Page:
Tuesday, October 10, 2017
Crowdsourcing: How do you deal when your child digs in his heels?
"I'm staying!" Max announced, matter-of-factly.
We had just escorted Ben to his Toddler Time class. Max had the day off for Columbus Day, and he'd been really excited to take Ben to school. Evidently, though, he'd hatched some plan about joining him.
"Max, you can't stay with Ben, this is a class for little kids," I explained.
Logic never works at times like these.
"I'm staying!" Max repeated, more loudly this time.
The teacher looked at us.
"He can stay for a few minutes," she offered.
Tots were just beginning to trickle in. The class has only recently gotten to a point where none of the kids were crying for their parents, and I didn't want Max to disrupt the calm. Because when one kid starts to wail, they all start to wail.
"No, that's OK, we're going," I said, and grabbed Max's arm.
He's almost as big as I am (that is not hard, as I am just shy of 5'2"), and moving him around isn't so easily.
"Max, let's go," I said. "You can't stay. This is Ben's class."
"NO!" he said, this time really loudly. "I'm staying!"
A couple of the kids were staring. Ben was playing with the play kitchen.
"We're going—now," I said.
"I'M STAYING!" he yelled.
And then I literally dragged him out of the class.
"Bye, Mommy!" said Ben.
Max too old for me to be forcibly removing him from a room, but I did not want to risk a meltdown in Toddler Time. We discussed it in the car ride home.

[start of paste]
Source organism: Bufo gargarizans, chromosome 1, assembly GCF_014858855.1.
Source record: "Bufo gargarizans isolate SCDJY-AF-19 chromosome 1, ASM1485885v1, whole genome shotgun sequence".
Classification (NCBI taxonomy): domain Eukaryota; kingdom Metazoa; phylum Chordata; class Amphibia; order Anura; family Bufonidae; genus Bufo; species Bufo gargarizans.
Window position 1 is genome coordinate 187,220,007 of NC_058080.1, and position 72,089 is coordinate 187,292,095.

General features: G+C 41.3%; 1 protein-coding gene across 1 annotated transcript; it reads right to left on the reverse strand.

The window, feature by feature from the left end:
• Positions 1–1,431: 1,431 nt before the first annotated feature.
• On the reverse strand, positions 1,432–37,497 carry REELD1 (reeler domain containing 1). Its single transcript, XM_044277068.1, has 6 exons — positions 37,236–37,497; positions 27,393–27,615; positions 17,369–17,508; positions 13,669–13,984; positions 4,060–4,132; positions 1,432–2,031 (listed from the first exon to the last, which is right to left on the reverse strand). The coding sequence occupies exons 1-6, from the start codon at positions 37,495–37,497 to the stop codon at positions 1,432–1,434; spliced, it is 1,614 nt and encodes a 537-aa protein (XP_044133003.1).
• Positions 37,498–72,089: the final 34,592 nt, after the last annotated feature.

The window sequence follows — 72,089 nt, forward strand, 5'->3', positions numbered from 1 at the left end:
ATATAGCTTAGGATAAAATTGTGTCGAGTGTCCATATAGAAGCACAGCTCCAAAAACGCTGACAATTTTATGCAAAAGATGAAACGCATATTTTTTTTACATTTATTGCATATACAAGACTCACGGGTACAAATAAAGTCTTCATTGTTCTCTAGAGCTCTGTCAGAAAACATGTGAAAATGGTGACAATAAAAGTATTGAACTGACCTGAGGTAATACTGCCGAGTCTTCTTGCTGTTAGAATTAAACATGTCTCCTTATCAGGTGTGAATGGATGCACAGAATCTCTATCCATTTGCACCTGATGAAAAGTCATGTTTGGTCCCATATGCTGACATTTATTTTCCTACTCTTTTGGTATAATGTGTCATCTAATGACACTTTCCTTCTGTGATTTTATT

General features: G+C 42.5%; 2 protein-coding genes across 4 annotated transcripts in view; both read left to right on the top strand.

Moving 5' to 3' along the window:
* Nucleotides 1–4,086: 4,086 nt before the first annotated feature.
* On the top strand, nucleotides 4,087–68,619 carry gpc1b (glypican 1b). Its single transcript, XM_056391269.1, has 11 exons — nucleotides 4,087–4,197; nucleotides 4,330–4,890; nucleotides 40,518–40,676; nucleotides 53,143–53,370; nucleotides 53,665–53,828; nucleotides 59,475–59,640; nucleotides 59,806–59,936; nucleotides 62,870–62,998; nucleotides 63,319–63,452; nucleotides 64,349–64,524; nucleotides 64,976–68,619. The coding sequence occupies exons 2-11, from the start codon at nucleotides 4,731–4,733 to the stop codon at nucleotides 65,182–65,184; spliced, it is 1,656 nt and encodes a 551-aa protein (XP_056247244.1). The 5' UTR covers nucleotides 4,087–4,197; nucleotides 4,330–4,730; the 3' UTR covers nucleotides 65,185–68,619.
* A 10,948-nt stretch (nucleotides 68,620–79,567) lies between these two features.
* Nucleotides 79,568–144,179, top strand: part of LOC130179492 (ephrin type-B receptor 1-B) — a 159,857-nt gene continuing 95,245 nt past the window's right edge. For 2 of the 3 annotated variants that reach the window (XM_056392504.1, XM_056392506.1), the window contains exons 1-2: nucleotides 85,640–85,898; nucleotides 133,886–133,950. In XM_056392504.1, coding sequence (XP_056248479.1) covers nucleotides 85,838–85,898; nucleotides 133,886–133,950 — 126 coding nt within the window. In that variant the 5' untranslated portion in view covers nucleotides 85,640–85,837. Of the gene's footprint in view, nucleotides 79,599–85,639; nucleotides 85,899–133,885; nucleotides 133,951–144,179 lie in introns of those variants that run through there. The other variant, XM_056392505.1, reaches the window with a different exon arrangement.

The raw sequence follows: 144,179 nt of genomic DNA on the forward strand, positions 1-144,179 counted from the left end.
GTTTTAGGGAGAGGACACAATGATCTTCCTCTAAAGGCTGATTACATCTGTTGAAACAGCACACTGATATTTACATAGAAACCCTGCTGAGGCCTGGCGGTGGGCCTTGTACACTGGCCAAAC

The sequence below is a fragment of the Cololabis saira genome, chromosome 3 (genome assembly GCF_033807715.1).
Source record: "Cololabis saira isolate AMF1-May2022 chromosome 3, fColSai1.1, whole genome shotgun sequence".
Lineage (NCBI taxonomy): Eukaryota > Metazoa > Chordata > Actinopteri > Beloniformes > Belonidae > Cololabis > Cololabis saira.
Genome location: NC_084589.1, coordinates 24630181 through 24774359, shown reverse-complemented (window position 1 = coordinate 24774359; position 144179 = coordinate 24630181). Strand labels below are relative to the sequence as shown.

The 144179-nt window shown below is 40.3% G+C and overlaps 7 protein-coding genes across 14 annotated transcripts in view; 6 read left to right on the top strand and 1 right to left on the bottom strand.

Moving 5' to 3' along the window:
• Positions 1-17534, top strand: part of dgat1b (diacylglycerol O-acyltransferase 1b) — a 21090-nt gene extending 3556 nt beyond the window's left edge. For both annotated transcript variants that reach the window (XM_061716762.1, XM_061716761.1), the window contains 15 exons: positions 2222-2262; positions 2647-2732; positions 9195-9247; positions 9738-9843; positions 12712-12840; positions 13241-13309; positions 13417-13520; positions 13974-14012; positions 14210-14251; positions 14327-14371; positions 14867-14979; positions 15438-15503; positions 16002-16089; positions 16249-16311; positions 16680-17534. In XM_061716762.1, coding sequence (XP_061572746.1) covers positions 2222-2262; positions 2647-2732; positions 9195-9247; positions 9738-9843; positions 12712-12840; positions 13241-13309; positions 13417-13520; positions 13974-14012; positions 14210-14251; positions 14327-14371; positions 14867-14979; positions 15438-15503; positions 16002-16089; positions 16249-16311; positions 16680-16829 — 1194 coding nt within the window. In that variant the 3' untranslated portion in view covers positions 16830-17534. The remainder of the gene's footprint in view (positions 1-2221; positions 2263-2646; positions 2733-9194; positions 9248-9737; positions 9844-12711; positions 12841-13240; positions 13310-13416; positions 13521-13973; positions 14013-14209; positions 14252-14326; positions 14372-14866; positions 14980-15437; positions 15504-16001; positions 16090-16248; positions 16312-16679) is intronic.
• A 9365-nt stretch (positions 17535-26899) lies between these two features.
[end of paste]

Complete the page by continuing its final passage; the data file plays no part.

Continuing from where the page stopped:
"Max, you know your behavior wasn't OK before," I said. "You couldn't stay in the class. It's just for little kids, not big brothers and sisters."
"ARGH!" he said.
I asked for an apology for the yelling.
"Sorrrrrrrrrrrrrrrrry," said Max, drawing out the word.
Obnoxious teen? Check!
He looked at me with a wicked grin and cracked up.
I couldn't help it: I had to laugh, too. I knew he knew he was acting out.
"Max, are you really sorry?" I asked.
"Yes," he said. And then: "Sorrrrrrrrrrrrrrrrry." And he cracked up again.
I still have (obviously) not found a solution for defusing situations like this. When Max gets something in his head, it is difficult to redirect him. It goes beyond stubbornness—it's part of how his brain works. He hatches plans, then assumes that things will go the way he's conjured them up. Threatening to take something away from him or giving him other consequences never does the trick.
At home, distraction tends to work. Yesterday afternoon, when he refused to take his eyes off his iPad for the start of music therapy, I asked if he wanted to create a birthday song for Ben, and he perked up. But when we're out, it's harder to deal when he digs his heels in.
Open to suggestion here, people!